New campaign to combat work-related stress
A new campaign aimed at fighting work-related stress was launched in July 2002 by the European Agency for Safety and Health at Work. It is estimated that this problem affects over 40 million employees in the EU.
A new European Agency for Safety and Health at Work health and safety campaign, Working on stress, was launched on 2 July 2002 at the European Parliament in Strasbourg by Pat Cox, the President of the European Parliament, and Anna Diamantopoulou, the member of the European Commission responsible for employment and social affairs. The campaign aims to raise awareness of the problem of stress throughout the EU (TN0111109S) and enable all those involved in this issue across Europe to work together.
The main focus of the campaign is to draw on and disseminate examples of good practice for combating work-related stress. Hans-Horst Konkolewsky, director of the European Agency for Safety and Health at Work, stated that: 'no single country has the solution; together, however, we can make inroads into this costly human and economic problem.'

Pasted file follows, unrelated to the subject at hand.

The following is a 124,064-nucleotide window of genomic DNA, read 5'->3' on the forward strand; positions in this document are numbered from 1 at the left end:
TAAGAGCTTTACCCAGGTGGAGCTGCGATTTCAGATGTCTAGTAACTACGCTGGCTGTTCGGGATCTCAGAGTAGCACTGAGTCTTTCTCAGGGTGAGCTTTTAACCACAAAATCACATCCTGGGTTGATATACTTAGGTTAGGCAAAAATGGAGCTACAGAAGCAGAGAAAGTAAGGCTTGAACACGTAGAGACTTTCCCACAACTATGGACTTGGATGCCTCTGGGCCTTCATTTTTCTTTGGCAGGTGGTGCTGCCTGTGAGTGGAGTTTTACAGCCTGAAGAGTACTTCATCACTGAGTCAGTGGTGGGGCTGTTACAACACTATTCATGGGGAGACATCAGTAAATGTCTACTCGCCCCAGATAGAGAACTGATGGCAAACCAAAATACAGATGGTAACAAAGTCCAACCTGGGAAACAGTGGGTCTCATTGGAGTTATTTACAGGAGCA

The campaign will also raise awareness of the risks of work-related stress and suggest solutions through a range of media, which will include information packs, leaflets, posters and a multilingual website.
The campaign will culminate in the European Week for Safety and Health at Work, in October 2002, at which the winners of European good practice awards will be announced. These will be organisations which have most successfully tackled work-related stress.
The Agency estimates that stress at work affects around 28% of the EU workforce, amounting to over 40 million employees. Although women report the highest levels of stress, it is perceived to be a problem for both sexes, in all sectors and at all organisational levels. Stress is thought to cause cardiovascular diseases, musculoskeletal disorders and mental health problems. It is also estimated to be related to up to 60% of absence from work.